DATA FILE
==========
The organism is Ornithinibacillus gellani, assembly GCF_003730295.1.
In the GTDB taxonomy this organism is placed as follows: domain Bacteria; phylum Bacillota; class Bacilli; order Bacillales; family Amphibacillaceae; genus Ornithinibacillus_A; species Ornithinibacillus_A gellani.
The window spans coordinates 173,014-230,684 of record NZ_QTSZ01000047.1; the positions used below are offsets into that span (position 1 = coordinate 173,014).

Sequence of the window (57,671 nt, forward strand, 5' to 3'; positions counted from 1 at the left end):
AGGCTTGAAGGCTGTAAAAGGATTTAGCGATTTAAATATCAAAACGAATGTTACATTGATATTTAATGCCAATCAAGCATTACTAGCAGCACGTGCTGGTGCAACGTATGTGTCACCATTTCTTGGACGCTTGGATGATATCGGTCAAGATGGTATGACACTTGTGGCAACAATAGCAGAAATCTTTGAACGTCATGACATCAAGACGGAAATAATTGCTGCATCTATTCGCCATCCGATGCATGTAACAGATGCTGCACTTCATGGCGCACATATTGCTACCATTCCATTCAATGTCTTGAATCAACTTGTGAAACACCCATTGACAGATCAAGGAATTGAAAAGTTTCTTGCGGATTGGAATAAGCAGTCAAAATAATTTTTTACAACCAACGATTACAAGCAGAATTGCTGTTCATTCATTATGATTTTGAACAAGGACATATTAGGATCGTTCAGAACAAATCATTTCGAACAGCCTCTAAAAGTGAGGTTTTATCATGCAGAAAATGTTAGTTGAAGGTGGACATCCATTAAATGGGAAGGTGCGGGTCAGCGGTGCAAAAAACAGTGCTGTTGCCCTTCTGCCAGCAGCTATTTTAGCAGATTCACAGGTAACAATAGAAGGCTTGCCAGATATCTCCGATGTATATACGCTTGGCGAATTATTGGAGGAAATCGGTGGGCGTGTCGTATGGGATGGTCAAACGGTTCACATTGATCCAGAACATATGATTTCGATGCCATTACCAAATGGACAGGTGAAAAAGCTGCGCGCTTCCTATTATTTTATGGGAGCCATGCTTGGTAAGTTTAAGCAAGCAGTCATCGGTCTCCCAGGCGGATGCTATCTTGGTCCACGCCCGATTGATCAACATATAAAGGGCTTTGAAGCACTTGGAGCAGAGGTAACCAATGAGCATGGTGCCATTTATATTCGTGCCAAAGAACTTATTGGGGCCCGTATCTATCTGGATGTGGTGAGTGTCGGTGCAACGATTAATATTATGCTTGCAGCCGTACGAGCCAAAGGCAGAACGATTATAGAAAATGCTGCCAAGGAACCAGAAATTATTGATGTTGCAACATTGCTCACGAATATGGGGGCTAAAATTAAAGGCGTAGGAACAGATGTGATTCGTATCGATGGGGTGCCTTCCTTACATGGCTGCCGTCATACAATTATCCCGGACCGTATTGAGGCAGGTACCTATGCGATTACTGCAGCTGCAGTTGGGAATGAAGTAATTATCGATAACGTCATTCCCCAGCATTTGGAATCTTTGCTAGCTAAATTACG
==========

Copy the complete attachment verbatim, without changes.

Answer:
The organism is Ornithinibacillus gellani, assembly GCF_003730295.1.
In the GTDB taxonomy this organism is placed as follows: domain Bacteria; phylum Bacillota; class Bacilli; order Bacillales; family Amphibacillaceae; genus Ornithinibacillus_A; species Ornithinibacillus_A gellani.
The window spans coordinates 173,014-230,684 of record NZ_QTSZ01000047.1; the positions used below are offsets into that span (position 1 = coordinate 173,014).

Sequence of the window (57,671 nt, forward strand, 5' to 3'; positions counted from 1 at the left end):
AGGCTTGAAGGCTGTAAAAGGATTTAGCGATTTAAATATCAAAACGAATGTTACATTGATATTTAATGCCAATCAAGCATTACTAGCAGCACGTGCTGGTGCAACGTATGTGTCACCATTTCTTGGACGCTTGGATGATATCGGTCAAGATGGTATGACACTTGTGGCAACAATAGCAGAAATCTTTGAACGTCATGACATCAAGACGGAAATAATTGCTGCATCTATTCGCCATCCGATGCATGTAACAGATGCTGCACTTCATGGCGCACATATTGCTACCATTCCATTCAATGTCTTGAATCAACTTGTGAAACACCCATTGACAGATCAAGGAATTGAAAAGTTTCTTGCGGATTGGAATAAGCAGTCAAAATAATTTTTTACAACCAACGATTACAAGCAGAATTGCTGTTCATTCATTATGATTTTGAACAAGGACATATTAGGATCGTTCAGAACAAATCATTTCGAACAGCCTCTAAAAGTGAGGTTTTATCATGCAGAAAATGTTAGTTGAAGGTGGACATCCATTAAATGGGAAGGTGCGGGTCAGCGGTGCAAAAAACAGTGCTGTTGCCCTTCTGCCAGCAGCTATTTTAGCAGATTCACAGGTAACAATAGAAGGCTTGCCAGATATCTCCGATGTATATACGCTTGGCGAATTATTGGAGGAAATCGGTGGGCGTGTCGTATGGGATGGTCAAACGGTTCACATTGATCCAGAACATATGATTTCGATGCCATTACCAAATGGACAGGTGAAAAAGCTGCGCGCTTCCTATTATTTTATGGGAGCCATGCTTGGTAAGTTTAAGCAAGCAGTCATCGGTCTCCCAGGCGGATGCTATCTTGGTCCACGCCCGATTGATCAACATATAAAGGGCTTTGAAGCACTTGGAGCAGAGGTAACCAATGAGCATGGTGCCATTTATATTCGTGCCAAAGAACTTATTGGGGCCCGTATCTATCTGGATGTGGTGAGTGTCGGTGCAACGATTAATATTATGCTTGCAGCCGTACGAGCCAAAGGCAGAACGATTATAGAAAATGCTGCCAAGGAACCAGAAATTATTGATGTTGCAACATTGCTCACGAATATGGGGGCTAAAATTAAAGGCGTAGGAACAGATGTGATTCGTATCGATGGGGTGCCTTCCTTACATGGCTGCCGTCATACAATTATCCCGGACCGTATTGAGGCAGGTACCTATGCGATTACTGCAGCTGCAGTTGGGAATGAAGTAATTATCGATAACGTCATTCCCCAGCATTTGGAATCTTTGCTAGCTAAATTACG